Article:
Characterized by his crazy, gravity-defying hair and an Omega-level mutant status with the latent Alpha mutant ability to create spontaneous mutations within himself, David Haller is a lot to handle. But that’s to be expected from any child of one of the world’s most famed mutants, Charles Xavier. Now, a TV-friendly, seemingly watered-down version of David (Dan Stevens) will star as the lead in FX and Marvel’s Legion, which premieres February 8.
In Legion, David is said to have been diagnosed with schizophrenia as a child but, while living in a psychiatric hospital, discovers that the voices in his head and his startling visions might be the result of his mutant powers.
In Marvel’s comics, David first appeared in New Mutants #25 in 1985. He lives with Dissociative Identity Disorder, which he develops after accidentally killing the group of assassins responsible for his step-father’s death. The event triggers his latent psionic powers, causing him to telepathically connect with each assassin in their final moments. Traumatized by the experience, David’s mind falls into a catatonic state. When he emerges, he has splintered personalities, each one in control of a different mutant power.
Originally, there are three distinct personalities separate from David’s own, each in charge of a different psychic ability.
The first is the consciousness of Jemail Karami, leader of the assassins who killed David’s step-father. Jemail gains control of David’s mutant telepathic power (mind-reading) and is one of a few “real” people whose consciousnesses have been absorbed by David’s own throughout his life.
The second personality is Jack Wayne, a swaggering blowhard of a man in charge of David’s telekinetic ability (moving things with one’s mind). He’s proven hard to kill and tends to do as he pleases. Lastly, as David’s third separate personality to appear, is Cyndi, who holds David’s pyrokinetic ability (mental control of fire). She’s the prototypical rebellious teen who hates being told what to do and combining that with the ability to control fire doesn’t always result in the best outcome.
More personalities and abilities make themselves known throughout David’s life (and after he’s resurrected one time). Sally has Hulk-like super strength, Johnny can turn things (and people) into salt, and Styx can absorb the souls of those he touches. There are personalities who can bend space and time, who can manipulate gravity, who can act as a living tracking device, who can harness sound into blasts of energy, and even personalities with no abilities at all and are just there.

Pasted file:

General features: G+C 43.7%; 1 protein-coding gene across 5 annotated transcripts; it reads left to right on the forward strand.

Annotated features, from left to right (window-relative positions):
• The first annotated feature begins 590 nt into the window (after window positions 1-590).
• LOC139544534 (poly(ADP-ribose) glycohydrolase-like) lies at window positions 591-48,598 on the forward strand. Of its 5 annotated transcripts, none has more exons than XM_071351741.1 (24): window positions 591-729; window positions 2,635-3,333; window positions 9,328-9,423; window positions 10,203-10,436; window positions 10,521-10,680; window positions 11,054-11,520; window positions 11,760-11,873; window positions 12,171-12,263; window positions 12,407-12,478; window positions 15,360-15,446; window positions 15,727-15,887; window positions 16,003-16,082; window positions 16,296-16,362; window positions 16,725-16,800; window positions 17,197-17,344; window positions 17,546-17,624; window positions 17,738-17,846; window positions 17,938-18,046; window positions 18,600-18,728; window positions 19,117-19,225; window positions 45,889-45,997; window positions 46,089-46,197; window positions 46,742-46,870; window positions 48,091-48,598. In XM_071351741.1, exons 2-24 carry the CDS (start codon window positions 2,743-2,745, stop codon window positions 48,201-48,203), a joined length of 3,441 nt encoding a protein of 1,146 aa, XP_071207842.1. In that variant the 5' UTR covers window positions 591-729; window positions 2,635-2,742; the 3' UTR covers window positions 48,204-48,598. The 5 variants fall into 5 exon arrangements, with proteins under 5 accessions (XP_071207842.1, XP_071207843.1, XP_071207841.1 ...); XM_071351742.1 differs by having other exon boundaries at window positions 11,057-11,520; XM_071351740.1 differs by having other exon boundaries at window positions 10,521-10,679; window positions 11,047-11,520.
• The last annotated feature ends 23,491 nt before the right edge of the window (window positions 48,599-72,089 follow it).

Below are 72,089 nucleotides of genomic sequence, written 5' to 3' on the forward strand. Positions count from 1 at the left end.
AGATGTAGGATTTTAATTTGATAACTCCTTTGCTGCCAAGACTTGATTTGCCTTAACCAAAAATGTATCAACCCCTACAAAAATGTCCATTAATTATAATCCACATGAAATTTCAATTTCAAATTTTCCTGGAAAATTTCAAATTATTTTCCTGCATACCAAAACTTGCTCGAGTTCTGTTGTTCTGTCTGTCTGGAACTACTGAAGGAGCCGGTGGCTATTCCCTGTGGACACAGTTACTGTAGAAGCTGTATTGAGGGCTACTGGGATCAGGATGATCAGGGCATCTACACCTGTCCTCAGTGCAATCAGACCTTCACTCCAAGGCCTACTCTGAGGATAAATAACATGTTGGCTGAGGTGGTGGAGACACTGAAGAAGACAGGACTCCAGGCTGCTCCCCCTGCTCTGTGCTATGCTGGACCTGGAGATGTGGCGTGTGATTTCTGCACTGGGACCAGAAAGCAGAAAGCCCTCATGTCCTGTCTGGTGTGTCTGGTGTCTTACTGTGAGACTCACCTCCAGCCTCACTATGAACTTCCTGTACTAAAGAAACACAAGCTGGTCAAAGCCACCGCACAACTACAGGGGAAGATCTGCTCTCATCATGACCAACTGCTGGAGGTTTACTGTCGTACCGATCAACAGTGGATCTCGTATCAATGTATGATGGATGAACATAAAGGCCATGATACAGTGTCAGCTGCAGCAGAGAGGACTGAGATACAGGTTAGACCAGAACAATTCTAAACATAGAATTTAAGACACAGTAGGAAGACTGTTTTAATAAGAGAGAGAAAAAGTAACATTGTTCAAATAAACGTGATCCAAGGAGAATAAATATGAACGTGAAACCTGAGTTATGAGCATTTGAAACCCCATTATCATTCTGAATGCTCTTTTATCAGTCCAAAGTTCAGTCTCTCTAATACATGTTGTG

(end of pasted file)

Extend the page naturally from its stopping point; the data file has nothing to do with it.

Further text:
In X-Men Legacy, Vol. 2, #5, David admits that he has “200 Omega-level split personalities.” Rogue of the X-Men once entered David’s mind and said she was surrounded by thousands of different powers, more of which were “being born” constantly (X-Men Legacy #254).
There are hints so far in Legion — which probably takes its name from both the “Legion” that is David himself with all his personalities and their abilities and “The Legion,” a terrifying personality within David with reality warping and time manipulation powers that calls itself “real me” — that the show is playing around with multiple personalities. It would only make sense, seeing as how that’s David’s entire storyline. It’s what makes Legion, well, Legion.
Promos for the show reveal David Haller hears voices in Legion, which could very well be his different personalities trying to communicate or take control. David also seems to be unsure of what’s real in the show, so, perhaps, some of the people in his life aren’t what they seem to be. Hopefully, all will be revealed as Season 1 plays out.
Legion premieres February 8.